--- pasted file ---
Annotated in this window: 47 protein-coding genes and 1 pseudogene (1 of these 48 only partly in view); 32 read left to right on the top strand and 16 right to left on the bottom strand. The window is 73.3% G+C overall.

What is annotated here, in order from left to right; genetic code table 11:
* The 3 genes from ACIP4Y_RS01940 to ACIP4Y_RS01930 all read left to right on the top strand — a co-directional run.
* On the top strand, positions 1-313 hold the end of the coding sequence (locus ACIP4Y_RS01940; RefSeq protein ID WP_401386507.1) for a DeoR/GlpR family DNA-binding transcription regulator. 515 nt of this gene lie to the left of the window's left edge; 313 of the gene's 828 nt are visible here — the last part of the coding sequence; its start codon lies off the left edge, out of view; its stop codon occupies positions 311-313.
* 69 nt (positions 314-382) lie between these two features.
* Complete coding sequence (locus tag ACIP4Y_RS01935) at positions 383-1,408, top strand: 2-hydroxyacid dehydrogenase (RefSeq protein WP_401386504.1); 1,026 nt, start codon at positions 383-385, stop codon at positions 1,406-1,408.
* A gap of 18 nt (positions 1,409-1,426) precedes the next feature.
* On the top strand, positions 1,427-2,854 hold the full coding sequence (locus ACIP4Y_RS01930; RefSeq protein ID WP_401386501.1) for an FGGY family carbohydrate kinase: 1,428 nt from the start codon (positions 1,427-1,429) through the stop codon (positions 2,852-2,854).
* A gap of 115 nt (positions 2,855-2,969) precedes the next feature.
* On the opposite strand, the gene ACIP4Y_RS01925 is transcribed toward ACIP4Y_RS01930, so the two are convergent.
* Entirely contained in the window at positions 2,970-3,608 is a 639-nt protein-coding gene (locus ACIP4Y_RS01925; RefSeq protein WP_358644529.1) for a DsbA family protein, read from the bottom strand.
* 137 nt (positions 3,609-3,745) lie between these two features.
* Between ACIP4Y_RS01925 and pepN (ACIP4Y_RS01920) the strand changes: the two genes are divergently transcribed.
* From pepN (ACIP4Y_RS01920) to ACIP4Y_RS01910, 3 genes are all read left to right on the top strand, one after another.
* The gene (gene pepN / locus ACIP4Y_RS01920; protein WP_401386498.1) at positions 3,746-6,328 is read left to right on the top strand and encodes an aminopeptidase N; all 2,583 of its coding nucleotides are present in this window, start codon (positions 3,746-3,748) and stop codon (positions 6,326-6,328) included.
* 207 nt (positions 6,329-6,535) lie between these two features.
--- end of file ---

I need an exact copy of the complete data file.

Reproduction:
Annotated in this window: 47 protein-coding genes and 1 pseudogene (1 of these 48 only partly in view); 32 read left to right on the top strand and 16 right to left on the bottom strand. The window is 73.3% G+C overall.

What is annotated here, in order from left to right; genetic code table 11:
* The 3 genes from ACIP4Y_RS01940 to ACIP4Y_RS01930 all read left to right on the top strand — a co-directional run.
* On the top strand, positions 1-313 hold the end of the coding sequence (locus ACIP4Y_RS01940; RefSeq protein ID WP_401386507.1) for a DeoR/GlpR family DNA-binding transcription regulator. 515 nt of this gene lie to the left of the window's left edge; 313 of the gene's 828 nt are visible here — the last part of the coding sequence; its start codon lies off the left edge, out of view; its stop codon occupies positions 311-313.
* 69 nt (positions 314-382) lie between these two features.
* Complete coding sequence (locus tag ACIP4Y_RS01935) at positions 383-1,408, top strand: 2-hydroxyacid dehydrogenase (RefSeq protein WP_401386504.1); 1,026 nt, start codon at positions 383-385, stop codon at positions 1,406-1,408.
* A gap of 18 nt (positions 1,409-1,426) precedes the next feature.
* On the top strand, positions 1,427-2,854 hold the full coding sequence (locus ACIP4Y_RS01930; RefSeq protein ID WP_401386501.1) for an FGGY family carbohydrate kinase: 1,428 nt from the start codon (positions 1,427-1,429) through the stop codon (positions 2,852-2,854).
* A gap of 115 nt (positions 2,855-2,969) precedes the next feature.
* On the opposite strand, the gene ACIP4Y_RS01925 is transcribed toward ACIP4Y_RS01930, so the two are convergent.
* Entirely contained in the window at positions 2,970-3,608 is a 639-nt protein-coding gene (locus ACIP4Y_RS01925; RefSeq protein WP_358644529.1) for a DsbA family protein, read from the bottom strand.
* 137 nt (positions 3,609-3,745) lie between these two features.
* Between ACIP4Y_RS01925 and pepN (ACIP4Y_RS01920) the strand changes: the two genes are divergently transcribed.
* From pepN (ACIP4Y_RS01920) to ACIP4Y_RS01910, 3 genes are all read left to right on the top strand, one after another.
* The gene (gene pepN / locus ACIP4Y_RS01920; protein WP_401386498.1) at positions 3,746-6,328 is read left to right on the top strand and encodes an aminopeptidase N; all 2,583 of its coding nucleotides are present in this window, start codon (positions 3,746-3,748) and stop codon (positions 6,326-6,328) included.
* 207 nt (positions 6,329-6,535) lie between these two features.